The fascinating history of the Beatles in Hamburg

The fascinating history of the Beatles in Hamburg

No history of the Beatles’ meteoric rise to fame would be complete without mentioning their episode in Hamburg. In the rags-to-riches story of the Beatles, their stint in the West German port city represents the obligatory montage scene in which our heroes finally put in the work, pay their dues and come out ready to take on the world.

Setting sail

Hamburg in the early 1960s was a grungy, even dangerous city, not exactly the first place you would think to send a bunch of teenage boys (in fact the youngest, George Harrison, was briefly deported for being underage).

The parents of both John Lennon and Paul McCartney had to be convinced to let their sons go; in McCartney’s case by a personal visit from booking agent Allan Williams, who accompanied the Beatles to Hamburg, and in Lennon’s case by their son exaggerating the amount of money they would make.

The bottom rung

It started out as a very DIY affair. After sweet-talking their way into the country without a work visa by claiming they were students, the Beatles did not exactly have the best work contract of their careers. They worked seven days a week for a salary of 2,50 pounds each per day, with shows starting at 8.30pm and ending at 2am.

Beatles performances Hamburg

© dannyone

The four Beatles shared one cold, concrete room with bunk beds next to the lavatories in the backstage of a cinema, probably not the kind of glamorous accommodation they envisioned when leaving Liverpool.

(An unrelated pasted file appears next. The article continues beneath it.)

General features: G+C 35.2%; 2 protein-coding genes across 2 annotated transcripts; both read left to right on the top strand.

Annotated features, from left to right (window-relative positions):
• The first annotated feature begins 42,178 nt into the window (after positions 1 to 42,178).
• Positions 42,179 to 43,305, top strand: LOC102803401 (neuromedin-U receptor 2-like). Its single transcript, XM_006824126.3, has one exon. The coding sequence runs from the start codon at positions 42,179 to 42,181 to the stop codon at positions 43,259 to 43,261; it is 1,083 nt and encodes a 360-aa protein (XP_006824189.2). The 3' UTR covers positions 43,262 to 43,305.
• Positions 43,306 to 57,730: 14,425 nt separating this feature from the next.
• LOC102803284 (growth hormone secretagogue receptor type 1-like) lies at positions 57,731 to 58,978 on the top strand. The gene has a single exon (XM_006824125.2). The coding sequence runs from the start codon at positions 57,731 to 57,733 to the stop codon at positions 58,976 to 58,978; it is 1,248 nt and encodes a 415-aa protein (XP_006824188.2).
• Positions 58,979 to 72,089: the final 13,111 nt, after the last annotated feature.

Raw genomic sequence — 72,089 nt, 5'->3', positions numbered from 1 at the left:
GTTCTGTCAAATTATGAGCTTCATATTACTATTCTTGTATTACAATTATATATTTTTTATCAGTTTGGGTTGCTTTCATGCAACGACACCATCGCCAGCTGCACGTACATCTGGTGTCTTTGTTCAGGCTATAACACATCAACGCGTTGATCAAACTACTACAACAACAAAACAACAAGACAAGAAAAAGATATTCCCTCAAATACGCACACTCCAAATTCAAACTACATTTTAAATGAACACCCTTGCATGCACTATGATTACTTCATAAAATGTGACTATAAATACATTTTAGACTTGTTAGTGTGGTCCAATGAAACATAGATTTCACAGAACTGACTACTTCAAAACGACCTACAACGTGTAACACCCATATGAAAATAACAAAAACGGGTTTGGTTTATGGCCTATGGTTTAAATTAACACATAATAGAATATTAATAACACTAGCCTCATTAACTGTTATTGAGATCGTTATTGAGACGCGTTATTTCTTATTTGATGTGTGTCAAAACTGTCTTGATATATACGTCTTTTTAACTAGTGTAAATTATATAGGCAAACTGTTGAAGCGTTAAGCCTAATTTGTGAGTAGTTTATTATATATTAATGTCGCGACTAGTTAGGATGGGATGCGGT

On the up and up

Slowly, over the course of the more than 1.100 hours of performances the Beatles gave in Hamburg, their situation began to improve. Eventually, they finally graduated from the Indra and the Kaiserkeller, the first clubs they played in Hamburg, to the Star-Club – a 2.000-capacity theatre with an excellent sound system – that provided each musician with a single room in a hotel.

During this time the group had undergone a remarkable transformation. They had their then-new bowlcuts, a new drummer named Ringo Starr, and were starting to perform songs that we recognise as Beatles classics to this day: pieces like I Saw Her Standing There and Twist and Shout.

The sky’s the limit

Of course, the biggest improvement was musical: all members of the Beatles have later attested in interviews that it was in Hamburg that they finally got the performing experience and developed the technical and musical skills that would rocket them to fame a few years later.  

George Harrison later recounted, “Hamburg was really like our apprenticeship, learning how to play in front of people.” Stuart Sutcliffe, the band's original bass player, wrote a letter to his mother saying that “we have improved a thousand-fold since our arrival.” Less than two weeks after their last show in Hamburg, the Beatles had their first number-one hit in the UK charts with Please Please Me.

The legacy of the Beatles in Hamburg

The two years during which the Beatles made five extended trips to Hamburg ended up not only having a transformative effect on the band but also yielding some surprising outcomes. One curious legacy of their time in Germany is the two songs to which the Beatles later recorded German versions of Komm, gib mir deine Hand (I Wanna Hold Your Hand) and Sie liebt dich (She Loves You).

Of course, Hamburg hasn’t forgotten the Beatles either: in 2008 a steel statue commemorating the band was erected at Beatles-Platz, serving as a fitting memorial to the most influential band of the century in the city that truly launched their careers.

Matt Adomeit


Matt Adomeit

Matt is a jazz bassist, classical enthusiast, composer, and writer from Hartford, Connecticut. After several years bouncing around between Amsterdam, Copenhagen, and Berlin he finally settled in the German capital...

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